First virtual-reality arcade for city
Affordable experience with equipment still too expensive for most to buy
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Hey there, time traveller!
This article was published 21/10/2016 (2299 days ago), so information in it may no longer be current.
It may look silly watching someone flail about in the throes of shooting zombies in a virtual-reality software game, but for the player it can be a terrifying — and intensely fun — experience.
The interest in the immersive 3D, 360-degree technology seems to be growing at a rapid pace with lots of news about Oculus Rift and Samsung Gear VR headsets recently coming on the market along with the promise of infinite software possibilities in gaming and research and education.
The headsets are expensive, and the technology is so new it’s only early adopters who are committing to buying the equipment for themselves.
That’s why Chris Hall believes he’s at the right place at the right time with his recent opening of the Portal, the first VR arcade in Winnipeg and one of only four in the country.
VR arcades are popular in China — there are about 25 in Shanghai — and they are starting to pop up around the world.
Ctrl V, which opened its first Waterloo, Ont., location last June, has expanded to a second spot in the city and is planning for at least another 20 locations this year.
While the concept may be a throwback to the old video game arcade, the experience is much more intense.
“When you put the headset on, you’re in a different world,” said Hall, a transplanted Brit who married a Winnipeg woman.
“When they take the headset off and they’re no longer in the game under the sea or shooting bad guys or shooting zombies — The Brookhaven Experiment is the most popular game so far — it’s a shock to some people to see they’re still on Corydon high street.”
Hall has started the business on his own with a $4,000 HTC Vive headset and some rudimentary monitors and seating space. He knows he’ll be changing the space — shared with a co-op that includes wedding planners — but it has the kind of friendly atmosphere he’s trying to instil.
“The idea is that it is a social experience to play with others,” he said.
Hall is looking into getting a liquor licence so folks can get together and have a beer while watching their friends use a VR bow and arrow to defend their castle in Longbow or enjoy deep-sea creatures in The Blu.
The Portal offers about 15 games, and Hall is adding new ones as he goes.
It costs $40 for two people for an hour booked by appointment only with online booking and payment at www.theportalwpg.ca.
He’s got a large playing space in a second-floor location in the heart of the Corydon Avenue strip with floor-to-ceiling windows that may or may not become a safety hazard with players who may find themselves thrashing about in the course of the action.
The opening, which coincided with one in Regina, also comes about with a fair bit of action in Winnipeg on the VR front.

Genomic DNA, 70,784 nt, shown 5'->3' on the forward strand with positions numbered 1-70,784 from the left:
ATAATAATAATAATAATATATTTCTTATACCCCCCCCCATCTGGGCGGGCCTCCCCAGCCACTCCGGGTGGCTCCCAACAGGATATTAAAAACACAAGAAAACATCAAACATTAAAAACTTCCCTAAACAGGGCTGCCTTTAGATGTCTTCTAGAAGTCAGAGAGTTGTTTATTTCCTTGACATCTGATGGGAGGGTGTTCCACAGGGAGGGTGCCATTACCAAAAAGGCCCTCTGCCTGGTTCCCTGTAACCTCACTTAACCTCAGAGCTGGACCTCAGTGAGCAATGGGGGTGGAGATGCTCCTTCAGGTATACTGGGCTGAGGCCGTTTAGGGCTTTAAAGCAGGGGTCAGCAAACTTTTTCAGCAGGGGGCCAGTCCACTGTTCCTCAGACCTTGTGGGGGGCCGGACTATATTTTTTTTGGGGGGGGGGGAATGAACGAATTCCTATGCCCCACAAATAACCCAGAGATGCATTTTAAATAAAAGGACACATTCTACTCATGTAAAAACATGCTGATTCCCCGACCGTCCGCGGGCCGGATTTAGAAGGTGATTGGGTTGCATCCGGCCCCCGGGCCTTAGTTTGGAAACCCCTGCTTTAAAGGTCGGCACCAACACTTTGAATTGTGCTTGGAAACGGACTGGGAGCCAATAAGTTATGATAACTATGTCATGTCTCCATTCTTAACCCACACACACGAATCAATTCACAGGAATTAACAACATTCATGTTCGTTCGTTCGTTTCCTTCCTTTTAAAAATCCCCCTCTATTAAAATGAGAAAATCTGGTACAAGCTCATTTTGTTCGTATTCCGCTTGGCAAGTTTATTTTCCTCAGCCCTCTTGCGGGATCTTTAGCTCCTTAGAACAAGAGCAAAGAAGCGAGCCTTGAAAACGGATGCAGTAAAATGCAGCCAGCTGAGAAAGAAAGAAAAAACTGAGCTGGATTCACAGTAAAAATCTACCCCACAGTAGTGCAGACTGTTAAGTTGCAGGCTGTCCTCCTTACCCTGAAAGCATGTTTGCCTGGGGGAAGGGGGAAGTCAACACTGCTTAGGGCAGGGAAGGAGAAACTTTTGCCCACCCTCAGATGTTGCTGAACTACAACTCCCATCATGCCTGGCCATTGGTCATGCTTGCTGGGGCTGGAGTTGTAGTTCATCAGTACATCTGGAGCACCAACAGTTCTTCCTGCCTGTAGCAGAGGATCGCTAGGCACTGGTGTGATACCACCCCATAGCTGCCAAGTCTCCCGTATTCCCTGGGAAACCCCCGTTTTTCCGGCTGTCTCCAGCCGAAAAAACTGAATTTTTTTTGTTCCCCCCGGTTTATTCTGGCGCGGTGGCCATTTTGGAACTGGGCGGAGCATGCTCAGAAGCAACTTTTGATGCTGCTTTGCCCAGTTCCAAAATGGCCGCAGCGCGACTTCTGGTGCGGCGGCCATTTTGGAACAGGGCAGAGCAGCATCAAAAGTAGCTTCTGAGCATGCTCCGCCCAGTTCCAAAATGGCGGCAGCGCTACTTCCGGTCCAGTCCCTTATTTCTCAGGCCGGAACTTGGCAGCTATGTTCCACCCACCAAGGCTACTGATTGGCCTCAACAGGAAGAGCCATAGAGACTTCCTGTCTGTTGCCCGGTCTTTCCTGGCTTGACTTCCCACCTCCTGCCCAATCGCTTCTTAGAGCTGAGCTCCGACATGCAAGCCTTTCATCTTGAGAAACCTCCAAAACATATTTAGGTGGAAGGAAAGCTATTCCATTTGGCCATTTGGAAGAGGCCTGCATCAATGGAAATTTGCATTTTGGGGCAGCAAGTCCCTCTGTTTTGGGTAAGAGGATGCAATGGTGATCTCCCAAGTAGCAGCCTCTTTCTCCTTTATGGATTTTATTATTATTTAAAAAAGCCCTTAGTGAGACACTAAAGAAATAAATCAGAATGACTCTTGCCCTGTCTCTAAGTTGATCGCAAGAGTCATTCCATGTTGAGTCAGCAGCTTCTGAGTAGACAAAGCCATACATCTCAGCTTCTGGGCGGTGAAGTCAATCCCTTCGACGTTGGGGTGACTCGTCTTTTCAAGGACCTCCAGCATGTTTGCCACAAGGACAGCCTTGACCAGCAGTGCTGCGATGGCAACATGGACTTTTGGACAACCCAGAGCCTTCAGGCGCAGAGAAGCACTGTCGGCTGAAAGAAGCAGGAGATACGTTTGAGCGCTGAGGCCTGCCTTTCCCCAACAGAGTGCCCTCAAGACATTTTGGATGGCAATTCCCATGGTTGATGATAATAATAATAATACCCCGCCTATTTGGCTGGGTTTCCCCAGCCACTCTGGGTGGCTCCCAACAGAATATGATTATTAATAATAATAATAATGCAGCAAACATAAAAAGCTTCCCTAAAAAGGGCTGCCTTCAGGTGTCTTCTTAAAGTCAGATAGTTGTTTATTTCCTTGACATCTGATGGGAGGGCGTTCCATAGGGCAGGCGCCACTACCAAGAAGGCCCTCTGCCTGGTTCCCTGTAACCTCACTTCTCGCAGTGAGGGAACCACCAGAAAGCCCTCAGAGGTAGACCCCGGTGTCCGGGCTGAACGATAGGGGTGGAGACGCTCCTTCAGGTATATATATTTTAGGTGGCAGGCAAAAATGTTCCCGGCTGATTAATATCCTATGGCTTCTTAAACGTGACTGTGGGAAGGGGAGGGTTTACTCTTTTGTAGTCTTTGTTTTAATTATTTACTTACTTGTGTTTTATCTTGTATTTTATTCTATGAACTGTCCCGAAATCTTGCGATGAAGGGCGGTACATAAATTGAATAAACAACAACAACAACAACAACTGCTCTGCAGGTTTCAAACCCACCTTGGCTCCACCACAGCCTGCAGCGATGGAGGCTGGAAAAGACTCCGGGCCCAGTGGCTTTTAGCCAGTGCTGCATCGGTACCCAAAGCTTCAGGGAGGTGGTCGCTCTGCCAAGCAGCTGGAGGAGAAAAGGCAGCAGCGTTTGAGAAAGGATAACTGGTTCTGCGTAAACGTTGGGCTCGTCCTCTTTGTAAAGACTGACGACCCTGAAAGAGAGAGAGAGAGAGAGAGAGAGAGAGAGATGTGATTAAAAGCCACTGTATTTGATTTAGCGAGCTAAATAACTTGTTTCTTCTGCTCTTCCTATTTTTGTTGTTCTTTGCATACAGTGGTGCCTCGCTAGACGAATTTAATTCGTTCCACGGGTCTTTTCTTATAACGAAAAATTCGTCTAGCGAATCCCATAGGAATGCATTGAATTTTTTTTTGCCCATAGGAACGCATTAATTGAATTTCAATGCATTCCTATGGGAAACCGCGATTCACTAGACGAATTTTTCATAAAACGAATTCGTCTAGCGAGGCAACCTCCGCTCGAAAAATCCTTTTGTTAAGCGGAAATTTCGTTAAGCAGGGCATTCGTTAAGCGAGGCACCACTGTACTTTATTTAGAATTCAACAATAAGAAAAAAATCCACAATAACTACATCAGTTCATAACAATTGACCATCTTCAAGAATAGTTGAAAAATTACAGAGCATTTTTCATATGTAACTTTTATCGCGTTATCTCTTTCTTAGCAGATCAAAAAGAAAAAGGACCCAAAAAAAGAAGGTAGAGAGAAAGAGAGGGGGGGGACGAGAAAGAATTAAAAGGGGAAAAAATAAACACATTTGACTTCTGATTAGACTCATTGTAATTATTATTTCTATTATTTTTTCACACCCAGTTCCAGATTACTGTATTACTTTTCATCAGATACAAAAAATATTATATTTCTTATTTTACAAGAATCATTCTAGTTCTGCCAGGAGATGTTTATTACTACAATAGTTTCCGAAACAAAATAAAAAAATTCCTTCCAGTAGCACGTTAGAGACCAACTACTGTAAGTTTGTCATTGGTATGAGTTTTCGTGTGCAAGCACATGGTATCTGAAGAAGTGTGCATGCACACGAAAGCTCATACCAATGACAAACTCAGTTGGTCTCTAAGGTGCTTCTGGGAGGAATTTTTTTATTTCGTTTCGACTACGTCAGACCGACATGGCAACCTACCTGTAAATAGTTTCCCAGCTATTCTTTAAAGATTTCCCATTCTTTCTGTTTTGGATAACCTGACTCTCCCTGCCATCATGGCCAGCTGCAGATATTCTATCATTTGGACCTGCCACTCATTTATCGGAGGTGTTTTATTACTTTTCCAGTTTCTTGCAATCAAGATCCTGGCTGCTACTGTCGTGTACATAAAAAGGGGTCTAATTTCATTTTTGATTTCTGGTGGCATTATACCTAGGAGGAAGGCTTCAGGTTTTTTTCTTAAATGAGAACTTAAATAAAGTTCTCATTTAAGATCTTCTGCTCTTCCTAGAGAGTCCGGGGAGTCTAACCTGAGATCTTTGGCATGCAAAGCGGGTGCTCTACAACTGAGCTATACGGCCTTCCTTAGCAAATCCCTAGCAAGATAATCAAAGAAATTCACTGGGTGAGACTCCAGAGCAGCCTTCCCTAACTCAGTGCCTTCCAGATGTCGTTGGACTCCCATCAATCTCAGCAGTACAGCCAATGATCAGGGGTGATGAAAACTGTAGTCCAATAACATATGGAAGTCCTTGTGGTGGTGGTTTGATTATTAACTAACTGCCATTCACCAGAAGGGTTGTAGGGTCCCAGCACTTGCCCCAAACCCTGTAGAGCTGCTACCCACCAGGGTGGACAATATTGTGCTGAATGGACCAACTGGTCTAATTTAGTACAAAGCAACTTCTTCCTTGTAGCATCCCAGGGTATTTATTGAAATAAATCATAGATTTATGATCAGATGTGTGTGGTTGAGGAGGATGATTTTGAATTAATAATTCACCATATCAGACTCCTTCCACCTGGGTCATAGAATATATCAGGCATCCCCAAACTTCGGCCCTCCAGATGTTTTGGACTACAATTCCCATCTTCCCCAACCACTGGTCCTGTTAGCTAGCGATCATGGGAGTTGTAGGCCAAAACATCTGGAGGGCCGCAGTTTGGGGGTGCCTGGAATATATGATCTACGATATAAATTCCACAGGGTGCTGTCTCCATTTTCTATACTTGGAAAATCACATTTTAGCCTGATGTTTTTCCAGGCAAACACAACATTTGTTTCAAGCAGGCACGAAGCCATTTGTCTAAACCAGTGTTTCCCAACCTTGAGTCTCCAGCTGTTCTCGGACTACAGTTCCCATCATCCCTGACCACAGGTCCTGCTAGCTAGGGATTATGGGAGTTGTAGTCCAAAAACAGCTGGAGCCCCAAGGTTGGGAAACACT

Last week, a collaboration between the Winnipeg augmented-reality rm ZenFri Inc. and VR startup Bit Space Development released a city-wide augmented-reality scavenger hunt honouring the 25th anniversary of the Cinémental lm festival.
On Thursday night, New Media Manitoba hosted a panel discussion on Perspectives on Virtual Reality with six Winnipeg developers.
Louie Ghiz, executive director of New Media Manitoba, said, “There is a disproportionate number of developers in Winnipeg given the population base.”
Ghiz and others are rooting for Hall because the Portal will shine a spotlight on VR applications and get more people interested.
Les Klassen, one of the partners of Campfire Union, spoke at the panel.
He just came back from speaking at the Oculus Connect 3 conference earlier this month in San Jose, Calif. His company’s Lost Cities game is one of the featured games in the new Oculus store.
Klassen thinks Hall’s idea for the Portal is perfect timing because of the newness of the technology and the current hefty price for consumers — about $1,200 for the computer and another $1,000 or so for the Oculus gear, for instance.
“It is a bang-on application for VR gaming,” he said.
“It makes total sense.”
Corey King, the founder of Zenfri, came out with an augmented-reality game about a year before the wild success of the Pokemon Go. He also spoke at the panel discussion and is a fan of the arcade concept but sounds a cautionary note.
“On one hand, anything that allows more people to experience what makes VR so special is good for us in the long term because it helps out the educational campaign,” he said.
“You don’t understand why everyone is talking about VR until you try it.”
King notes while the equipment is expensive now, like video games, it might not be long before everyone has one of their own.
Hall isn’t too worried. He says he has other plans he’s keeping under wraps for now.
Martin Cash has been writing a column and business news at the Free Press since 1989. Over those years he’s written through a number of business cycles and the rise and fall (and rise) in fortunes of many local businesses.